• Peak – The time when electricity cost the most. Ausgrid peak periods are between 2 pm- 8 pm weekdays from 1 November to 31 March and between 5 pm-9 pm weekdays from 1 June to 31 August. While Endeavor Energy peak usage periods are on weekdays from 1 pm to 8 pm.
  • Off-peak- The time when electricity cost cheapest. For both Ausgrid and Endeavor Energy, the off-peak is between 10 pm-7 am weekdays and weekends. 
  • Shoulder- It’s when electricity costs a bit less than the peak. The shoulder is usually applied between the peak and off-peak periods for both energy distributors.

You can measure your electricity usage at different times of the day if you use a smart meter or time-of-use meter. These metering devices serve as a requirement for this type of tariff.

Controlled load tariffs

The controlled-load tariffs are applicable when you’re using your electric hot water system or underfloor heating. The appliance has its meter, and the retailer charges for the energy it only uses. Also, such controlled load rates are usually lower than other prices.

Demand tariffs

It is also known as demand charges than the common usage and supply charges. The tariff is possible when the demand to use much equipment at a specific time is high. 

Renewable Energy Feed-In 

Your bill shows if you support renewable energy such as solar, wind or biomass. But when part of your energy comes from it, apparently you’ll need to pay extra for it.

There are instances when you have solar panels connected or receiving government-based solar feed-in tariffs. If this is the case, then your bill details any amount from this plan as credits and pays back to your bills.

Usage Comparison and History

The electricity usage comparison and history show a graph or table comparing your bill to other households. It shows how much kWh per day should a family consume with a member of one, two and more in your area. Also, some retailers provide information on how your energy usage changes over time. 

Contact Details

The first contact detail in your bill is from your retailers or the company that bills you for electricity usage. Meanwhile, the retailers add the energy distributor’s phone number as ‘fault and emergencies’.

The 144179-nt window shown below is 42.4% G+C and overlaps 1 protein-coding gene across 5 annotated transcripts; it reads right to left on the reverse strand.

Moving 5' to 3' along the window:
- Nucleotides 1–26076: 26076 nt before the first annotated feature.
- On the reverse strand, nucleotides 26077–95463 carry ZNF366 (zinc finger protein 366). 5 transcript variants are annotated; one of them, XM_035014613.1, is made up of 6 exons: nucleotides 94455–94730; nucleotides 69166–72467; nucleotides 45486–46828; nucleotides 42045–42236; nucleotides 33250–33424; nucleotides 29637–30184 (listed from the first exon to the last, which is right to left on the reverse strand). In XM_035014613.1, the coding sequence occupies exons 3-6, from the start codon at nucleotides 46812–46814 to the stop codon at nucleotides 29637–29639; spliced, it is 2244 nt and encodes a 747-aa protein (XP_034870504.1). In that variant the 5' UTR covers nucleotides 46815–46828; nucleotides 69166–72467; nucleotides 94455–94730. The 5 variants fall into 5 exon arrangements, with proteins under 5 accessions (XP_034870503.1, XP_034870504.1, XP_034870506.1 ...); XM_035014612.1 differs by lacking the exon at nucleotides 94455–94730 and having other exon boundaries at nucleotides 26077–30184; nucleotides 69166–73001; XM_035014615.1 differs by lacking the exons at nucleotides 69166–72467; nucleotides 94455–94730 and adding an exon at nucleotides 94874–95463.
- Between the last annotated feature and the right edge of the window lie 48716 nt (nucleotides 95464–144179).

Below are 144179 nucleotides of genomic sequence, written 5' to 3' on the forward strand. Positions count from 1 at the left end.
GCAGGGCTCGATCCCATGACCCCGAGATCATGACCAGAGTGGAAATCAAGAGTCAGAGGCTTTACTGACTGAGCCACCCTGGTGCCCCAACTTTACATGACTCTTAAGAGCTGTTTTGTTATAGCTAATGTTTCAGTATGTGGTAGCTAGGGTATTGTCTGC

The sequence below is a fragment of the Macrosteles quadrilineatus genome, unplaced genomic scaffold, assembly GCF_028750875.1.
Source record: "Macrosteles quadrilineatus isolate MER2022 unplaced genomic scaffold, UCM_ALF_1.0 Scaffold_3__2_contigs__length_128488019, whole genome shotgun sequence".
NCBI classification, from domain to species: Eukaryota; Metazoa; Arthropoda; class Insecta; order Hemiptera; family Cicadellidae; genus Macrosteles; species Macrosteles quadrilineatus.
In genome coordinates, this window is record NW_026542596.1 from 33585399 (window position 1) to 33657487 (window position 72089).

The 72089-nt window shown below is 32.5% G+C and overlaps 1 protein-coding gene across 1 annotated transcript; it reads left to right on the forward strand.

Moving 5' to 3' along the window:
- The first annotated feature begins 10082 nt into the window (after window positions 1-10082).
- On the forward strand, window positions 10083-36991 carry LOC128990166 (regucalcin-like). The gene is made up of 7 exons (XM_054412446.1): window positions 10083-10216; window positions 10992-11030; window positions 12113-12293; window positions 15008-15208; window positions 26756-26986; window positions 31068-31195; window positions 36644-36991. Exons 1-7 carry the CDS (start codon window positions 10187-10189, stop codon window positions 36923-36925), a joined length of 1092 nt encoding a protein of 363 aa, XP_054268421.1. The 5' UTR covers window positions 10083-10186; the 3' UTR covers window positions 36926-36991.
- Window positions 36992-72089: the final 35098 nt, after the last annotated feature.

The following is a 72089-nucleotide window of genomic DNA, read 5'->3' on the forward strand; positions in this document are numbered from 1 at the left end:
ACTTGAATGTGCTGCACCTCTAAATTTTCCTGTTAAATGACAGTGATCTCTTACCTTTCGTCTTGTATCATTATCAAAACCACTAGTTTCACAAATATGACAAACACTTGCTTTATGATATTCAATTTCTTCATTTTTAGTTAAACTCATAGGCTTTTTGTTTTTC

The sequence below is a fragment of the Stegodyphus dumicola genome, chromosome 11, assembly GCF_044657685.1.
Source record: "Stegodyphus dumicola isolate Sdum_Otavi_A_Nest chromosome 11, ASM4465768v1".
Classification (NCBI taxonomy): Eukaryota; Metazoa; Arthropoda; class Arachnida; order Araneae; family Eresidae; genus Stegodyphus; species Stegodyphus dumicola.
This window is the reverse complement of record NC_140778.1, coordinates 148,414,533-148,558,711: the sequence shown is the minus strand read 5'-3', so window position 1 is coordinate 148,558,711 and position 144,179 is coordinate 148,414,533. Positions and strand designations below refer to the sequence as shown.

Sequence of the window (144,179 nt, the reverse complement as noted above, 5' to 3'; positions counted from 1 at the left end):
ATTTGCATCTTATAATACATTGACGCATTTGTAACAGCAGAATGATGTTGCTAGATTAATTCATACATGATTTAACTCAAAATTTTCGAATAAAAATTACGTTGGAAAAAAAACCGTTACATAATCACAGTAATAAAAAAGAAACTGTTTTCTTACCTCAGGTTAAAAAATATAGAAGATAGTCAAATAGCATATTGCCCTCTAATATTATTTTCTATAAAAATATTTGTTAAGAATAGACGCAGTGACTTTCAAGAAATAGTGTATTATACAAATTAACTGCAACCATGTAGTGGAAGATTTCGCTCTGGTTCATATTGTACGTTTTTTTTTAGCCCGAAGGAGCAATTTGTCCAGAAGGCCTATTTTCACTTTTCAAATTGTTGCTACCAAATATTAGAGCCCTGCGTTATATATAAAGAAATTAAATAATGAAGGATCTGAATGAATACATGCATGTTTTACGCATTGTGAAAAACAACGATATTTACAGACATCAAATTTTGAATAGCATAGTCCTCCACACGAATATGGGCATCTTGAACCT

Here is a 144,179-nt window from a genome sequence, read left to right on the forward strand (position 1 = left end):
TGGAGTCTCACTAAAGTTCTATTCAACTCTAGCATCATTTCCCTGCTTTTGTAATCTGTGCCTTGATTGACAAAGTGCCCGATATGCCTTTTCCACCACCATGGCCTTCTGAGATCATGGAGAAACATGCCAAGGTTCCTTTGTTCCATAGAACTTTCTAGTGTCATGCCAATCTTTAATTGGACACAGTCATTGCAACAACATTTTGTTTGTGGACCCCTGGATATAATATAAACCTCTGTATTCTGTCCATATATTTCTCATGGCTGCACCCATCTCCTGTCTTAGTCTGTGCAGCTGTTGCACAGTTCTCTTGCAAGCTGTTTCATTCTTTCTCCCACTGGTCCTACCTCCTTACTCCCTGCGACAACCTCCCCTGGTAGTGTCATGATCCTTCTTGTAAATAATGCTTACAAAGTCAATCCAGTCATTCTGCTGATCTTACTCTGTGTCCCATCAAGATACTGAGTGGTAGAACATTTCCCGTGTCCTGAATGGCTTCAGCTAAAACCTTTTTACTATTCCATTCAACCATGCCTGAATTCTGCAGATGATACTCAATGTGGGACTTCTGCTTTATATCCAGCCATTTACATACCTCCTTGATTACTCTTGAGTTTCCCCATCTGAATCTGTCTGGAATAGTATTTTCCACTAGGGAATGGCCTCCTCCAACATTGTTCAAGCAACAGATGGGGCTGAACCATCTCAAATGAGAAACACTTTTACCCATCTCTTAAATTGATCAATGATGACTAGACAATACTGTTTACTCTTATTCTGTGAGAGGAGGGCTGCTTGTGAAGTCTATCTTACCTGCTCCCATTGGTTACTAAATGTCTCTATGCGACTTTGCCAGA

It’s because distributors own the poles and wires where you are connected. Also, you can contact them in case of electrical faults and emergencies in those properties. h

Payment Options  

The payment information is usually on the footer of the bill and self-explanatory. Your retailers adapt a different mode of payments such as direct debit, mailing your payment, and paying using a credit card or BPAY through phone or internet.

But some payment options incur an additional fee. Read and follow the steps carefully so you shouldn’t have difficulty in paying your bills.

Conclusion

The best way to reduce your energy bills is to know what makes it high and when did it happen–and these are written in your bills. Despite the technical words and numbers, it’s essential to understand your energy bills. It’s best to check out your account information, how energy charges accumulate from tariffs and other services and up to the payment of your bills.

Moreover, understanding your energy bills is the first step in assessing how to minimise your household expenditure. Also, it helps you in becoming responsible with energy usage that will help the community and environment.

Gordon Powers is your partner when it comes to smart metering and all other electrical works. Our level 2 electricians are expert when it comes to your energy bills and can provide tips on how to reduce your monthly expenses. We ensure that you’re 100 per cent satisfied with our quality and excellent services.

Call us at (02) 9199 7480, and we’ll show up to your doorsteps on time.